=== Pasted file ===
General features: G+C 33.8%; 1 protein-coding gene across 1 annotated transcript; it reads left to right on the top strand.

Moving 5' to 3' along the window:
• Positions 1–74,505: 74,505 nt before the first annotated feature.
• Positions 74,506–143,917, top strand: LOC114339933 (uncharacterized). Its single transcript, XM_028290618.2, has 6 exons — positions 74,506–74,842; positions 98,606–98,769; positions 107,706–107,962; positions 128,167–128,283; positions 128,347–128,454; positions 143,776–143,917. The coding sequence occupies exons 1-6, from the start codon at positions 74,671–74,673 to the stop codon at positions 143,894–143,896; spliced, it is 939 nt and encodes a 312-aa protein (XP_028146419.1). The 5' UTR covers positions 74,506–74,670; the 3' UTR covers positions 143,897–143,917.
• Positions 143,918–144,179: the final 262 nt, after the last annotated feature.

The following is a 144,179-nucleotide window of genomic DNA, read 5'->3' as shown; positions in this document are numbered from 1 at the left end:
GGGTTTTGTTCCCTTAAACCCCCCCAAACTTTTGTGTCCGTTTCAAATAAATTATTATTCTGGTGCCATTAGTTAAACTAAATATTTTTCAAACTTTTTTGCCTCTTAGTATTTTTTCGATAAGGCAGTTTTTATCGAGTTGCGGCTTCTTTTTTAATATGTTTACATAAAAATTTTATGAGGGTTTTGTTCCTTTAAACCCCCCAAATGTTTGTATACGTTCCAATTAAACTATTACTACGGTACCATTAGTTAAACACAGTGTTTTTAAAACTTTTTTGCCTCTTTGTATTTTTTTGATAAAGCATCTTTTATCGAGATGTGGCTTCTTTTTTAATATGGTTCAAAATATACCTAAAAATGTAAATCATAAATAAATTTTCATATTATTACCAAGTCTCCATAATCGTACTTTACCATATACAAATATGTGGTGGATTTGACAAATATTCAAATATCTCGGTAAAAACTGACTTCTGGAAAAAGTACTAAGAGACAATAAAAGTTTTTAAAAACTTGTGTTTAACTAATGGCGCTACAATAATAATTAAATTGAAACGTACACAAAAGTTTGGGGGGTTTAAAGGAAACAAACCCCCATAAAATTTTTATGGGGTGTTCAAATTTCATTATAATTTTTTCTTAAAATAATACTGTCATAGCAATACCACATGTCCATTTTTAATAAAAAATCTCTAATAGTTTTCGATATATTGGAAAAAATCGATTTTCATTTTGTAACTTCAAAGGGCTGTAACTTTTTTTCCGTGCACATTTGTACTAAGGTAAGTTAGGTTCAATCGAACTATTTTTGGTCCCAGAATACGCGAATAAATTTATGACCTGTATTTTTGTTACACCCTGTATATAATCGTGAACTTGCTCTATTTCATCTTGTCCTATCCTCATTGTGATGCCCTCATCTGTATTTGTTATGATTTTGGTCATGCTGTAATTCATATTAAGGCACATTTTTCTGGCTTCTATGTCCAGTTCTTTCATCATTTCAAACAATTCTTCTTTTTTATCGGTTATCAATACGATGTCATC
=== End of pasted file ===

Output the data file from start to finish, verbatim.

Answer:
General features: G+C 33.8%; 1 protein-coding gene across 1 annotated transcript; it reads left to right on the top strand.

Moving 5' to 3' along the window:
• Positions 1–74,505: 74,505 nt before the first annotated feature.
• Positions 74,506–143,917, top strand: LOC114339933 (uncharacterized). Its single transcript, XM_028290618.2, has 6 exons — positions 74,506–74,842; positions 98,606–98,769; positions 107,706–107,962; positions 128,167–128,283; positions 128,347–128,454; positions 143,776–143,917. The coding sequence occupies exons 1-6, from the start codon at positions 74,671–74,673 to the stop codon at positions 143,894–143,896; spliced, it is 939 nt and encodes a 312-aa protein (XP_028146419.1). The 5' UTR covers positions 74,506–74,670; the 3' UTR covers positions 143,897–143,917.
• Positions 143,918–144,179: the final 262 nt, after the last annotated feature.

The following is a 144,179-nucleotide window of genomic DNA, read 5'->3' as shown; positions in this document are numbered from 1 at the left end:
GGGTTTTGTTCCCTTAAACCCCCCCAAACTTTTGTGTCCGTTTCAAATAAATTATTATTCTGGTGCCATTAGTTAAACTAAATATTTTTCAAACTTTTTTGCCTCTTAGTATTTTTTCGATAAGGCAGTTTTTATCGAGTTGCGGCTTCTTTTTTAATATGTTTACATAAAAATTTTATGAGGGTTTTGTTCCTTTAAACCCCCCAAATGTTTGTATACGTTCCAATTAAACTATTACTACGGTACCATTAGTTAAACACAGTGTTTTTAAAACTTTTTTGCCTCTTTGTATTTTTTTGATAAAGCATCTTTTATCGAGATGTGGCTTCTTTTTTAATATGGTTCAAAATATACCTAAAAATGTAAATCATAAATAAATTTTCATATTATTACCAAGTCTCCATAATCGTACTTTACCATATACAAATATGTGGTGGATTTGACAAATATTCAAATATCTCGGTAAAAACTGACTTCTGGAAAAAGTACTAAGAGACAATAAAAGTTTTTAAAAACTTGTGTTTAACTAATGGCGCTACAATAATAATTAAATTGAAACGTACACAAAAGTTTGGGGGGTTTAAAGGAAACAAACCCCCATAAAATTTTTATGGGGTGTTCAAATTTCATTATAATTTTTTCTTAAAATAATACTGTCATAGCAATACCACATGTCCATTTTTAATAAAAAATCTCTAATAGTTTTCGATATATTGGAAAAAATCGATTTTCATTTTGTAACTTCAAAGGGCTGTAACTTTTTTTCCGTGCACATTTGTACTAAGGTAAGTTAGGTTCAATCGAACTATTTTTGGTCCCAGAATACGCGAATAAATTTATGACCTGTATTTTTGTTACACCCTGTATATAATCGTGAACTTGCTCTATTTCATCTTGTCCTATCCTCATTGTGATGCCCTCATCTGTATTTGTTATGATTTTGGTCATGCTGTAATTCATATTAAGGCACATTTTTCTGGCTTCTATGTCCAGTTCTTTCATCATTTCAAACAATTCTTCTTTTTTATCGGTTATCAATACGATGTCATC